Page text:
Private labs can’t collect samples from home: BMCUpdated: Apr 28, 2020 23:33 IST
The Brihanmumbai Municipal Corporation (BMC) has decided to stop the collection of medical samples from home by private laboratories for Covid-19 testing. Citizens will now have to go to fever clinics or visit private laboratories to get tested.
Till now, people could either call the helpline number of the BMC seeking requests for Covid-19 tests or get in touch private laboratories for the collection of samples from home. However, there have been complaints that the private labs are not submitting reports on time.
Apart from this, the BMC has received several other complaints about violation of testing rules, leading to the decision to stop the home collection facility.
“We are going to stop home collection of samples. Now, fever clinics will collect samples from suspected patients if they show any symptoms or have comorbid ailments,” said Suresh Kakani, additional commissioner (health), BMC.
According to the BMC, under the new plan, any symptomatic person; high-risk patients on dialysis or chemotherapy, and women who are over 36 weeks pregnant can call the BMC’s helpline number, 1916 and get directed to a fever clinic.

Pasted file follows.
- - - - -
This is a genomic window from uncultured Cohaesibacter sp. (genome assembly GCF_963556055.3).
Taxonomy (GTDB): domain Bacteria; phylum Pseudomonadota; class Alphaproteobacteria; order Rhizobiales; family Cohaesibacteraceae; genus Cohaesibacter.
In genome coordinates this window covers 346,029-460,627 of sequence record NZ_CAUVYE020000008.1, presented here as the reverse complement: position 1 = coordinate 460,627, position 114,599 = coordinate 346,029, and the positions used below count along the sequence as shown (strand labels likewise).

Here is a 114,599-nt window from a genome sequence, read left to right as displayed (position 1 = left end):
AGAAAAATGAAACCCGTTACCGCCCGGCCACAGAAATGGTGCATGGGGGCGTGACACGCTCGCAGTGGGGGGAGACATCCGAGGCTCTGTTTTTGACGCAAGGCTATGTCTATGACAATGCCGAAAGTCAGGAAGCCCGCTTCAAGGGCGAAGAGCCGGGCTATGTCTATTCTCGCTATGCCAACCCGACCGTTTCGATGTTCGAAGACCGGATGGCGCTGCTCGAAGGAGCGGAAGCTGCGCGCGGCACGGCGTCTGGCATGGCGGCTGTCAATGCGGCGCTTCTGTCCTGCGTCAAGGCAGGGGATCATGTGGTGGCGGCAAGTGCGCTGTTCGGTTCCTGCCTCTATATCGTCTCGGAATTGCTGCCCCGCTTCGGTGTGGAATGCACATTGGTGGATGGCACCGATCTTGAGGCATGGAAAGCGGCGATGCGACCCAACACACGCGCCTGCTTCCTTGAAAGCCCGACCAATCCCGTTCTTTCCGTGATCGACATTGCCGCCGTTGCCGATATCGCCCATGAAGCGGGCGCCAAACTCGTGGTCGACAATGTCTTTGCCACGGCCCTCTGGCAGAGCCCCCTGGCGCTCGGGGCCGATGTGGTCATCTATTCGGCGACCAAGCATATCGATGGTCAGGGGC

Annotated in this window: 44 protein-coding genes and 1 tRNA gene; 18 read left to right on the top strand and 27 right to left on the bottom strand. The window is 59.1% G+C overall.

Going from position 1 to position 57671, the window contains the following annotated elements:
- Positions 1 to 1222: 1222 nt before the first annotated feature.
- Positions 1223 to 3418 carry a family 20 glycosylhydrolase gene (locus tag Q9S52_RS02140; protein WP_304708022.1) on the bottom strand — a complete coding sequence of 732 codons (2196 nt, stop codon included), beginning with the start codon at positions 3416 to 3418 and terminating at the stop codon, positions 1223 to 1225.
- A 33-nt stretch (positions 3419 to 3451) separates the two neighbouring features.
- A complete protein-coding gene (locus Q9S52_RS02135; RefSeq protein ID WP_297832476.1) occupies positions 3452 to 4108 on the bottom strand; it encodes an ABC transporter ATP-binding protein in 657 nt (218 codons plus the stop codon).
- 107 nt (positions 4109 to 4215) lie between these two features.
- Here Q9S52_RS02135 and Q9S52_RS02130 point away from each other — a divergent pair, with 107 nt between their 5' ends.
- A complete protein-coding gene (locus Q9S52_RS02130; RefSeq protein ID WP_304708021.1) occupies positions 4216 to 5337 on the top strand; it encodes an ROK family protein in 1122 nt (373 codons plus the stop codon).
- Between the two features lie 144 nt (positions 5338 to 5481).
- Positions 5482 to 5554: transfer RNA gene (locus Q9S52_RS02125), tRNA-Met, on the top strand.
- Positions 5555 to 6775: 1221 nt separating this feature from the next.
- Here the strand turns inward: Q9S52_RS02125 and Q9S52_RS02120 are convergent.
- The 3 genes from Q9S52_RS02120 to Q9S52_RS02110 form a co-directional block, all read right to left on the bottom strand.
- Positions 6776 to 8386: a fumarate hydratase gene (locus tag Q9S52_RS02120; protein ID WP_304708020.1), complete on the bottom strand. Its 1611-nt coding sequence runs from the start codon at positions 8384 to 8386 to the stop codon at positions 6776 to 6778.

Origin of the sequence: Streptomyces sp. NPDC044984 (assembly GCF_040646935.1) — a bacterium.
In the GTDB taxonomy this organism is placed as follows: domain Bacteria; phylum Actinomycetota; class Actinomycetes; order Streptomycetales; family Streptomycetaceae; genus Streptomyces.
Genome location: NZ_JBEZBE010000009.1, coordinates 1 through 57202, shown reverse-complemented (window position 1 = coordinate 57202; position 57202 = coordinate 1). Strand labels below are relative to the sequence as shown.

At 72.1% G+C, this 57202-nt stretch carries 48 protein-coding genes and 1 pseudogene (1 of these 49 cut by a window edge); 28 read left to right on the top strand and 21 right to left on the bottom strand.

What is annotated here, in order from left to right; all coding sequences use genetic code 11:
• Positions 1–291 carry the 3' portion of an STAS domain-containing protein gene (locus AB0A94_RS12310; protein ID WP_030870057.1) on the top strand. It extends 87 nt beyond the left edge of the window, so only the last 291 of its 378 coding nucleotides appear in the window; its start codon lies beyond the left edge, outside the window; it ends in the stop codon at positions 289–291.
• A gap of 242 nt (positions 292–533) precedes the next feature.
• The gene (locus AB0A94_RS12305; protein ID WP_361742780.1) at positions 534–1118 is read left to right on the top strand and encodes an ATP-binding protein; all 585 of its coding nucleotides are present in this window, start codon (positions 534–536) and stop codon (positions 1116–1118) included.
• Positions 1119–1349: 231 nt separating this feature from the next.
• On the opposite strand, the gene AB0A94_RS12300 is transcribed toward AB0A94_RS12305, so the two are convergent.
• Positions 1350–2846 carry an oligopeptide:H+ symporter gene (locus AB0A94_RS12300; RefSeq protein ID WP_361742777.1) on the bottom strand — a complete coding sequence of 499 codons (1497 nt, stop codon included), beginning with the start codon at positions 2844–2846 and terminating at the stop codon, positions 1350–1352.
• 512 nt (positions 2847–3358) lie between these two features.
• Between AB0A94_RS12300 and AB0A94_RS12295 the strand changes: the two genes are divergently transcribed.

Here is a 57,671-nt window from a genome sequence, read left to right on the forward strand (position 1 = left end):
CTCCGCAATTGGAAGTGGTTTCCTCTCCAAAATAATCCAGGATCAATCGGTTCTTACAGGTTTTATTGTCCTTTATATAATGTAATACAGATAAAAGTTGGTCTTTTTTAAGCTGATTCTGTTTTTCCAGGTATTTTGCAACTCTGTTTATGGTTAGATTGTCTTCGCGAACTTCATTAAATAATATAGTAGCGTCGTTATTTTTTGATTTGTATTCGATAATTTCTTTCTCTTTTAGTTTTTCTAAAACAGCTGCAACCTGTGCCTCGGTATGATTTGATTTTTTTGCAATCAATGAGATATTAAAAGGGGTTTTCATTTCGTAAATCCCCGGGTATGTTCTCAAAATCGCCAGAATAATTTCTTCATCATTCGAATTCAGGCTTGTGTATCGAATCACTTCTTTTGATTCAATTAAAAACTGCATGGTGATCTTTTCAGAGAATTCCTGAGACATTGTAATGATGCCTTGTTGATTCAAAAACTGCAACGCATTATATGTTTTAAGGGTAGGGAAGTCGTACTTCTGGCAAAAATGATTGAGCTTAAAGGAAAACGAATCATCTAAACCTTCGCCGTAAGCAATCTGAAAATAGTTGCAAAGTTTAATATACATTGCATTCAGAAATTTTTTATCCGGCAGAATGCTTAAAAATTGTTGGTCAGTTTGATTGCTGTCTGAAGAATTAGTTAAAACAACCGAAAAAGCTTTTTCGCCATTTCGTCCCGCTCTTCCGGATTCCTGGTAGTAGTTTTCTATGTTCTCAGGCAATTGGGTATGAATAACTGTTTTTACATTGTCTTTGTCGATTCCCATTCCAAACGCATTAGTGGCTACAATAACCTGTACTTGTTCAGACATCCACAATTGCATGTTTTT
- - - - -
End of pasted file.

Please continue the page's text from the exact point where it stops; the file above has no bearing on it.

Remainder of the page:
“If the doctor at a fever clinic thinks the individual requires testing, the medical staff will collect the samples and send them to our laboratories for testing. This will be free of cost,” said Kakani.
People who want to opt for a private testing facility and pay the charge of ₹4,500, can visit private laboratories directly. After scrutiny, if the person falls into the criteria for testing, the lab will collect the samples.
Though the BMC has put a cap of ₹4,500 on tests, private labs charge around ₹7,000, inclusive of the cost of personal protective equipment and service charges.
78% cases diagnosed via contact tracing
According to data provided by BMC, almost 78% of the city’s Covid-19 patients were diagnosed through contact tracing Till Monday evening, over 5,700 people in Mumbai were diagnosed with Covid-19, of which around 4,500 were identified through contact tracing of infected people
“We have so many asymptomatic patients because we could identify them before they started showing symptoms,” said Suresh Kakani, additional commissioner, BMC.